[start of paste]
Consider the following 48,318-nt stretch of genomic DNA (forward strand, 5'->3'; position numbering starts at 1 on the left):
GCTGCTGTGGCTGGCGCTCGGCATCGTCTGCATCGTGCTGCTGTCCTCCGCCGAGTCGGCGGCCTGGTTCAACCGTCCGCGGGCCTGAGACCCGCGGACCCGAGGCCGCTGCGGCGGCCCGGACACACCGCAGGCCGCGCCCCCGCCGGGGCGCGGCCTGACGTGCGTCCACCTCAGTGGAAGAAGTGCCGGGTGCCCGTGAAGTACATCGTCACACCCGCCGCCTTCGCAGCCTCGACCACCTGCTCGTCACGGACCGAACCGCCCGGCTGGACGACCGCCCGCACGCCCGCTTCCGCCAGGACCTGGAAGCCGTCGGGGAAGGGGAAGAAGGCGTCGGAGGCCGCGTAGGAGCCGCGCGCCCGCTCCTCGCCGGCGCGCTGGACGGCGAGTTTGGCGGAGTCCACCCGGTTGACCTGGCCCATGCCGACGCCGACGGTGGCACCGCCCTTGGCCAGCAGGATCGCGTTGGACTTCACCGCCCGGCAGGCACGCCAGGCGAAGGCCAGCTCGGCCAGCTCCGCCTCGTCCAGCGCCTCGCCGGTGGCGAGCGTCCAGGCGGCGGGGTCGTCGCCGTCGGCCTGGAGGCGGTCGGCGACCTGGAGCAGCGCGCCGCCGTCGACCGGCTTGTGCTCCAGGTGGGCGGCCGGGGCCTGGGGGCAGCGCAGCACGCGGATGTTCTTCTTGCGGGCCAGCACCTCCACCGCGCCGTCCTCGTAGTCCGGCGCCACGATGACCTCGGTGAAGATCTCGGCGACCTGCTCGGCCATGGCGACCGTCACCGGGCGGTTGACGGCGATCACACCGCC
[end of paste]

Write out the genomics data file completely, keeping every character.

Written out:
Consider the following 48,318-nt stretch of genomic DNA (forward strand, 5'->3'; position numbering starts at 1 on the left):
GCTGCTGTGGCTGGCGCTCGGCATCGTCTGCATCGTGCTGCTGTCCTCCGCCGAGTCGGCGGCCTGGTTCAACCGTCCGCGGGCCTGAGACCCGCGGACCCGAGGCCGCTGCGGCGGCCCGGACACACCGCAGGCCGCGCCCCCGCCGGGGCGCGGCCTGACGTGCGTCCACCTCAGTGGAAGAAGTGCCGGGTGCCCGTGAAGTACATCGTCACACCCGCCGCCTTCGCAGCCTCGACCACCTGCTCGTCACGGACCGAACCGCCCGGCTGGACGACCGCCCGCACGCCCGCTTCCGCCAGGACCTGGAAGCCGTCGGGGAAGGGGAAGAAGGCGTCGGAGGCCGCGTAGGAGCCGCGCGCCCGCTCCTCGCCGGCGCGCTGGACGGCGAGTTTGGCGGAGTCCACCCGGTTGACCTGGCCCATGCCGACGCCGACGGTGGCACCGCCCTTGGCCAGCAGGATCGCGTTGGACTTCACCGCCCGGCAGGCACGCCAGGCGAAGGCCAGCTCGGCCAGCTCCGCCTCGTCCAGCGCCTCGCCGGTGGCGAGCGTCCAGGCGGCGGGGTCGTCGCCGTCGGCCTGGAGGCGGTCGGCGACCTGGAGCAGCGCGCCGCCGTCGACCGGCTTGTGCTCCAGGTGGGCGGCCGGGGCCTGGGGGCAGCGCAGCACGCGGATGTTCTTCTTGCGGGCCAGCACCTCCACCGCGCCGTCCTCGTAGTCCGGCGCCACGATGACCTCGGTGAAGATCTCGGCGACCTGCTCGGCCATGGCGACCGTCACCGGGCGGTTGACGGCGATCACACCGCC